IMG_6290While dedicated funding will pay for an expansion of the pre-K program, nearly all of the remaining state aid would be passed through to the Red Bank Charter School, Morana says.

The news from Trenton had Red Bank school officials elated, disappointed and “confused” all at once yesterday.

Elated because the state allotment of funds to schools under Governor Chris Christie’s austerity plan will put enough money into the district for an expansion of its highly regarded pilot pre-kindergarten program.

But baffled and deeply let down because, as it stands, the borough will net just $24,000 for all other needs, after deducting funds the two-school district is obligated to pass-through to the Red Bank Charter School.

Against a proposed $19.9 million spending plan, the state’s contribution is barely perceptible, says Superintendent Laura Morana.

“We’re not getting anything at all,” she told redbankgreen yesterday. It’s so perplexing to local officials that they are pressing the Christie administration for an explanation.

According to revised figures received by the district yesterday, it might appear at first glance that Red Bank is getting more than $4 million in state aid, or just a one percent decline from last year, whereas other districts are seeing their funding slashed by as much as five percent of overall spending.

Wealthier districts including Rumson and Little Silver are getting no aid under Christie’s proposed $29.3 billion budget, which calls for cutting $820 million in aid to schools. Detailed information by district is available at the state Department of Education website.

In truth, though, $2.63 million of Red Bank’s allotment is earmarked for a teaching three- and four-year-olds, Morana said. While the sum is slightly less than the district had sought, it’s still enough to broaden the program to all borough children of those ages, and thus to eliminate a lottery for admission that’s been used in the first two years.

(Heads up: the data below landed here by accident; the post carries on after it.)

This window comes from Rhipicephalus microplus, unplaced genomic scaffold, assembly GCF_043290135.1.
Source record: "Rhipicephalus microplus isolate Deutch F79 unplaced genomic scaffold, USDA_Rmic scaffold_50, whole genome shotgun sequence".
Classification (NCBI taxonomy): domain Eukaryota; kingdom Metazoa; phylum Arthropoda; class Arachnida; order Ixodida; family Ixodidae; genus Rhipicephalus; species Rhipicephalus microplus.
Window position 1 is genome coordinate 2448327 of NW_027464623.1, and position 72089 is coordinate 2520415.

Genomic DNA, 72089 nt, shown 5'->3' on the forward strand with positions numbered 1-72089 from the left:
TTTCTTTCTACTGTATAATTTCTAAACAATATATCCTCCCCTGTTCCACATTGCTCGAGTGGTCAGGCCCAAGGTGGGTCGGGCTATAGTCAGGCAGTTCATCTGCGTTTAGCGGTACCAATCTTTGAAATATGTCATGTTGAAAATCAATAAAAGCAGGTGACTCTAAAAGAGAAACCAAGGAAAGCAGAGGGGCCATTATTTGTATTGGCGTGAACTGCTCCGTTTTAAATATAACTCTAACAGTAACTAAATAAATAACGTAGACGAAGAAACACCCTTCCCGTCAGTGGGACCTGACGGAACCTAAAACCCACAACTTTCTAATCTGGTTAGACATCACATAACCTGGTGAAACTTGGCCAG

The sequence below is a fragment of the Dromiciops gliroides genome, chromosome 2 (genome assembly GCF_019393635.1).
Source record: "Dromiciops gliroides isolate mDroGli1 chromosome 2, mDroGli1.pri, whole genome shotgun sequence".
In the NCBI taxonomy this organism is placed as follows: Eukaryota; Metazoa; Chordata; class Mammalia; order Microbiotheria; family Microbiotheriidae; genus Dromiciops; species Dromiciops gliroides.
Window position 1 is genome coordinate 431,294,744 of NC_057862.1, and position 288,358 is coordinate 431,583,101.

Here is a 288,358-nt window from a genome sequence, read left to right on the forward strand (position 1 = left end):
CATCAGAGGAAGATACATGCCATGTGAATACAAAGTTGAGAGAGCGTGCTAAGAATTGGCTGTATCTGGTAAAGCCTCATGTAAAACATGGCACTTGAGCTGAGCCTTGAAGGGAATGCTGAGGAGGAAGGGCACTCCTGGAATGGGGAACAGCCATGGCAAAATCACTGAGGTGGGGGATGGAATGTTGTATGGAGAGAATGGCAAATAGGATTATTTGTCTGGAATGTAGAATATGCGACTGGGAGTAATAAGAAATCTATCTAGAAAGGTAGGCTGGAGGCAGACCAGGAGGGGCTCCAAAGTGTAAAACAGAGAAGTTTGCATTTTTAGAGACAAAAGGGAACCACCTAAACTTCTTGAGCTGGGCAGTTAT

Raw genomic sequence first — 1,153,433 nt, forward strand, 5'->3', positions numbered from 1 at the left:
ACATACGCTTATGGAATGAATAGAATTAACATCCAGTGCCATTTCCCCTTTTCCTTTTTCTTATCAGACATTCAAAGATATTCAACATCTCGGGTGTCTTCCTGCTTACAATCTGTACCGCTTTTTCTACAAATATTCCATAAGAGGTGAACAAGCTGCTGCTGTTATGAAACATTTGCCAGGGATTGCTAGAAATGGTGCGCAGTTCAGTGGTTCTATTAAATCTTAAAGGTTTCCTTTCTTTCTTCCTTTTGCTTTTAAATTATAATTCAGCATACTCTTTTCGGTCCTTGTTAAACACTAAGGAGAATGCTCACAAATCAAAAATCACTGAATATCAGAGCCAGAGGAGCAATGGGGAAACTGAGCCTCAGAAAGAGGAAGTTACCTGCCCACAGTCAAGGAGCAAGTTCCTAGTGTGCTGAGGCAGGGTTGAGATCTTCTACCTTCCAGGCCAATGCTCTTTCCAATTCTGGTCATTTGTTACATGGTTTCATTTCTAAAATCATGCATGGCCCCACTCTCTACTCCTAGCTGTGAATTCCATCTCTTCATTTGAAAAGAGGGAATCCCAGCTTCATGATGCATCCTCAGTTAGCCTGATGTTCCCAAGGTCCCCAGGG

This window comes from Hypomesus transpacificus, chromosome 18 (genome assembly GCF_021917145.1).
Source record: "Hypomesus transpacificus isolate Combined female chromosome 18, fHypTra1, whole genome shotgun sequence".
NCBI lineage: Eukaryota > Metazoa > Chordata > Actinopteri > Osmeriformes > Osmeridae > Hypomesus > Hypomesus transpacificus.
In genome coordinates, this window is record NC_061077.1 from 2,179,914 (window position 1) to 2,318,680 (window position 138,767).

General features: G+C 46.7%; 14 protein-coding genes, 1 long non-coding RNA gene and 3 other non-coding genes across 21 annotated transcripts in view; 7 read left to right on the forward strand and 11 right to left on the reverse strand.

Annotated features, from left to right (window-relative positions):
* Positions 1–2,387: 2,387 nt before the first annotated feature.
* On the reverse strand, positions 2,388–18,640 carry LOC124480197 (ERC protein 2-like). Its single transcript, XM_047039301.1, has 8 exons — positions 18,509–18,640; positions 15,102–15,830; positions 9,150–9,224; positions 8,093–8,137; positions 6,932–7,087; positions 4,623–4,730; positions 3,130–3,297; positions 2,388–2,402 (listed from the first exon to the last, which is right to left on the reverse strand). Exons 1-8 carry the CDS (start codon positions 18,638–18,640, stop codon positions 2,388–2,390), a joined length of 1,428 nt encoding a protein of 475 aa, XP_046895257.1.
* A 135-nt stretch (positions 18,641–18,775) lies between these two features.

“I can’t tell you how delighted we are about that,” Morana said. “That is incredibly good news.”

But state aid for general use was slashed to $1.71 million, from $2.51 million a year ago. And of that amount, $1.69 million is to be funneled to the charter school, Morana says.

“Which leaves us with $24,000,” she said. “That’s what we’re dealing with right now.”

Morana said she does not yet know how the new figures will impact the proposed budget introduced by the board of education earlier this week. That plan, which is due for submission to the Monmouth County board Monday, was expected to result in the elimination of six jobs. It was also forecast to increase the local-schools portion of property tax bills by one cent per $100 of valuation.

Morana said she is pressing the administration for a “clarification” of how the district’s aid allotment was calculated.

“What was the formula that was used?,” she said she wanted to know. “Did they take into account all of the factors, including the payment to the charter school?

“It’s all very confusing.”

Christie appeared in Long Branch yesterday at the New Jersey Charter Schools Association annual conference, where he told about 400 administrators and teachers that they have a friend in the Statehouse. He said aid to the state’s 68 charter schools would remain “relatively flat,” according to a press release by the association.